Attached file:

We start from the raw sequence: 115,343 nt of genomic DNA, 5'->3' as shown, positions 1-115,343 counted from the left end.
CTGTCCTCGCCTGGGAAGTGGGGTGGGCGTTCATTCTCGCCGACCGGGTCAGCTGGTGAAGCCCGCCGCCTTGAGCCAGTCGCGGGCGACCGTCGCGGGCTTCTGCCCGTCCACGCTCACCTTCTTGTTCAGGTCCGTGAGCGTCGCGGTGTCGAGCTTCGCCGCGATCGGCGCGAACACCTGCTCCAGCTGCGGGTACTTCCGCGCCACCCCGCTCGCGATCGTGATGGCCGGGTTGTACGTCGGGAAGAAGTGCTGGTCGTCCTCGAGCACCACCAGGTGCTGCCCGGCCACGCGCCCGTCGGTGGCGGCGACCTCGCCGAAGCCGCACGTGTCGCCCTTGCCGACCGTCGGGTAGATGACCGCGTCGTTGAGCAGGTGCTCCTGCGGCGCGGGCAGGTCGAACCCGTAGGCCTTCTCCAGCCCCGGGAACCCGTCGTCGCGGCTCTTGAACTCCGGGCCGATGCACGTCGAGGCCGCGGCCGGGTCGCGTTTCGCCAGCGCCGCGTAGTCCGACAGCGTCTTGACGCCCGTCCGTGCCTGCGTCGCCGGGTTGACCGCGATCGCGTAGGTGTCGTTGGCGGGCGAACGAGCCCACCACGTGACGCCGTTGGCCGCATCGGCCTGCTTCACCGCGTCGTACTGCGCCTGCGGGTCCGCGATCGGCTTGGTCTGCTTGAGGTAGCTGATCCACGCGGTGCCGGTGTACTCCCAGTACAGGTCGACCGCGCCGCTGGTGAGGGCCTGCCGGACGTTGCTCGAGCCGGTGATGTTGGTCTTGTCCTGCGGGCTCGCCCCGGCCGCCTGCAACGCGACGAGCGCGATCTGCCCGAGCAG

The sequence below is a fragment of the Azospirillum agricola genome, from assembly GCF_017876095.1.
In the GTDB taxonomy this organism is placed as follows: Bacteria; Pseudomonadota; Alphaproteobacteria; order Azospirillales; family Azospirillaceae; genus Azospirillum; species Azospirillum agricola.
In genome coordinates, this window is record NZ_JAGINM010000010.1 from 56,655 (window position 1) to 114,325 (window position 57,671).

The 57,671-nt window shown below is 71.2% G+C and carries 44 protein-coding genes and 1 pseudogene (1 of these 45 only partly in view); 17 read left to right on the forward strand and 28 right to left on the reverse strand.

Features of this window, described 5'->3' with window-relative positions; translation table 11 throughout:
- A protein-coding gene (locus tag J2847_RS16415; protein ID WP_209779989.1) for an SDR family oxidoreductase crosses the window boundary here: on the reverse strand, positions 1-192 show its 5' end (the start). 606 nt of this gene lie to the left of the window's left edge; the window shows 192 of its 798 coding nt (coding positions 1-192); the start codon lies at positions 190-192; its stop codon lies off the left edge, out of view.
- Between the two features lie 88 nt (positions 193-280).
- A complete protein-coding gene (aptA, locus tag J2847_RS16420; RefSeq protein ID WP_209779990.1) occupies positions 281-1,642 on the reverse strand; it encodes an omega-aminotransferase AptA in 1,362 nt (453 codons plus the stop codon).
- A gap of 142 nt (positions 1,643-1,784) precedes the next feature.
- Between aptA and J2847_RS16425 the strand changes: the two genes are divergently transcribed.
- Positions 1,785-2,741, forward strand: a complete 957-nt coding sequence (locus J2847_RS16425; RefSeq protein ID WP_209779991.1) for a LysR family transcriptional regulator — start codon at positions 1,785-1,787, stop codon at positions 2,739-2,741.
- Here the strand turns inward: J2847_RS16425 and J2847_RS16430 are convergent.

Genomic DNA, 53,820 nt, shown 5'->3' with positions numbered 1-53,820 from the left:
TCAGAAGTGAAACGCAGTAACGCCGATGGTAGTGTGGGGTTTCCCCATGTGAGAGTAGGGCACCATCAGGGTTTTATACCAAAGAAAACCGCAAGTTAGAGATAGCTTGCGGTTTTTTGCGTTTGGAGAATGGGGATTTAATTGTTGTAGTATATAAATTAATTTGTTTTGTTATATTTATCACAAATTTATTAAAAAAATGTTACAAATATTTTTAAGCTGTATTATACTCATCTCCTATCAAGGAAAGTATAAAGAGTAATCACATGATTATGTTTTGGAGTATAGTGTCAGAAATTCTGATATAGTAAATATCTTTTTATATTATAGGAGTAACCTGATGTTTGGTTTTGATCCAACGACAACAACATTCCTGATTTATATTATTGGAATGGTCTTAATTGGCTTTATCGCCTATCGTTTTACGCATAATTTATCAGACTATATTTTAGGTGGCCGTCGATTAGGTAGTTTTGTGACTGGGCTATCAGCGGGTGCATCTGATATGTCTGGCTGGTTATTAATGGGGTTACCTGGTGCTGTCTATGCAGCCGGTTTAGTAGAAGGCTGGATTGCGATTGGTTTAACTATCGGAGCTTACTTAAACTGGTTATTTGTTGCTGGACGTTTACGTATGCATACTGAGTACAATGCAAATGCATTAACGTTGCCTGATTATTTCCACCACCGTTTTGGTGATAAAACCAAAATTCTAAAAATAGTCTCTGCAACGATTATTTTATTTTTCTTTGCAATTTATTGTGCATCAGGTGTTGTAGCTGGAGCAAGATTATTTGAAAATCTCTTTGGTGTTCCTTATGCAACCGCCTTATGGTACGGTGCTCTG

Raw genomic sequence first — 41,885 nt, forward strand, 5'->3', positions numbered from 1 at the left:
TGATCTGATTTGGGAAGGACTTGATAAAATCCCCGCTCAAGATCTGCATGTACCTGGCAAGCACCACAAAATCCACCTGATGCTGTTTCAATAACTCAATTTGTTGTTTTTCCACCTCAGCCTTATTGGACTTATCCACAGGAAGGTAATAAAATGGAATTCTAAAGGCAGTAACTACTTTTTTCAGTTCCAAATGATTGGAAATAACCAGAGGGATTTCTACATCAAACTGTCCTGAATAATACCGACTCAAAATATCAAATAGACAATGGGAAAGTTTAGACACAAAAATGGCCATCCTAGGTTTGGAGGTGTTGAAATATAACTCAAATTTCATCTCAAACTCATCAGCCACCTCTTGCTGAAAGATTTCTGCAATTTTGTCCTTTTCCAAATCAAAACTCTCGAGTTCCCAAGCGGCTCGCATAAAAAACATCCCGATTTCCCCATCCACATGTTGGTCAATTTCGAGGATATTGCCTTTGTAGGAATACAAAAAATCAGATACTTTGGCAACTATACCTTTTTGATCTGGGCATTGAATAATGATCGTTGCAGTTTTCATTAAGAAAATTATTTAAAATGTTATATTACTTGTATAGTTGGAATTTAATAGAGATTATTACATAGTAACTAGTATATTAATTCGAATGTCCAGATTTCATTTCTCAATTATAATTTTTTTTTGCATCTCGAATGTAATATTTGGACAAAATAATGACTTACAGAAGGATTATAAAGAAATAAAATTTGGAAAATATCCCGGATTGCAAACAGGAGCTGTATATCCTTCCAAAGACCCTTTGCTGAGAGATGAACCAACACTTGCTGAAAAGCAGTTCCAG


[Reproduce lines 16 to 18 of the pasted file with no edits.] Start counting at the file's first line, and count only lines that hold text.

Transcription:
TCAGAAGTGAAACGCAGTAACGCCGATGGTAGTGTGGGGTTTCCCCATGTGAGAGTAGGGCACCATCAGGGTTTTATACCAAAGAAAACCGCAAGTTAGAGATAGCTTGCGGTTTTTTGCGTTTGGAGAATGGGGATTTAATTGTTGTAGTATATAAATTAATTTGTTTTGTTATATTTATCACAAATTTATTAAAAAAATGTTACAAATATTTTTAAGCTGTATTATACTCATCTCCTATCAAGGAAAGTATAAAGAGTAATCACATGATTATGTTTTGGAGTATAGTGTCAGAAATTCTGATATAGTAAATATCTTTTTATATTATAGGAGTAACCTGATGTTTGGTTTTGATCCAACGACAACAACATTCCTGATTTATATTATTGGAATGGTCTTAATTGGCTTTATCGCCTATCGTTTTACGCATAATTTATCAGACTATATTTTAGGTGGCCGTCGATTAGGTAGTTTTGTGACTGGGCTATCAGCGGGTGCATCTGATATGTCTGGCTGGTTATTAATGGGGTTACCTGGTGCTGTCTATGCAGCCGGTTTAGTAGAAGGCTGGATTGCGATTGGTTTAACTATCGGAGCTTACTTAAACTGGTTATTTGTTGCTGGACGTTTACGTATGCATACTGAGTACAATGCAAATGCATTAACGTTGCCTGATTATTTCCACCACCGTTTTGGTGATAAAACCAAAATTCTAAAAATAGTCTCTGCAACGATTATTTTATTTTTCTTTGCAATTTATTGTGCATCAGGTGTTGTAGCTGGAGCAAGATTATTTGAAAATCTCTTTGGTGTTCCTTATGCAACCGCCTTATGGTACGGTGCTCTG

Raw genomic sequence first — 41,885 nt, forward strand, 5'->3', positions numbered from 1 at the left:
TGATCTGATTTGGGAAGGACTTGATAAAATCCCCGCTCAAGATCTGCATGTACCTGGCAAGCACCACAAAATCCACCTGATGCTGTTTCAATAACTCAATTTGTTGTTTTTCCACCTCAGCCTTATTGGACTTATCCACAGGAAGGTAATAAAATGGAATTCTAAAGGCAGTAACTACTTTTTTCAGTTCCAAATGATTGGAAATAACCAGAGGGATTTCTACATCAAACTGTCCTGAATAATACCGACTCAAAATATCAAATAGACAATGGGAAAGTTTAGACACAAAAATGGCCATCCTAGGTTTGGAGGTGTTGAAATATAACTCAAATTTCATCTCAAACTCATCAGCCACCTCTTGCTGAAAGATTTCTGCAATTTTGTCCTTTTCCAAATCAAAACTCTCGAGTTCCCAAGCGGCTCGCATAAAAAACATCCCGATTTCCCCATCCACATGTTGGTCAATTTCGAGGATATTGCCTTTGTAGGAATACAAAAAATCAGATACTTTGGCAACTATACCTTTTTGATCTGGGCATTGAATAATGATCGTTGCAGTTTTCATTAAGAAAATTATTTAAAATGTTATATTACTTGTATAGTTGGAATTTAATAGAGATTATTACATAGTAACTAGTATATTAATTCGAATGTCCAGATTTCATTTCTCAATTATAATTTTTTTTTGCATCTCGAATGTAATATTTGGACAAAATAATGACTTACAGAAGGATTATAAAGAAATAAAATTTGGAAAATATCCCGGATTGCAAACAGGAGCTGTATATCCTTCCAAAGACCCTTTGCTGAGAGATGAACCAACACTTGCTGAAAAGCAGTTCCAG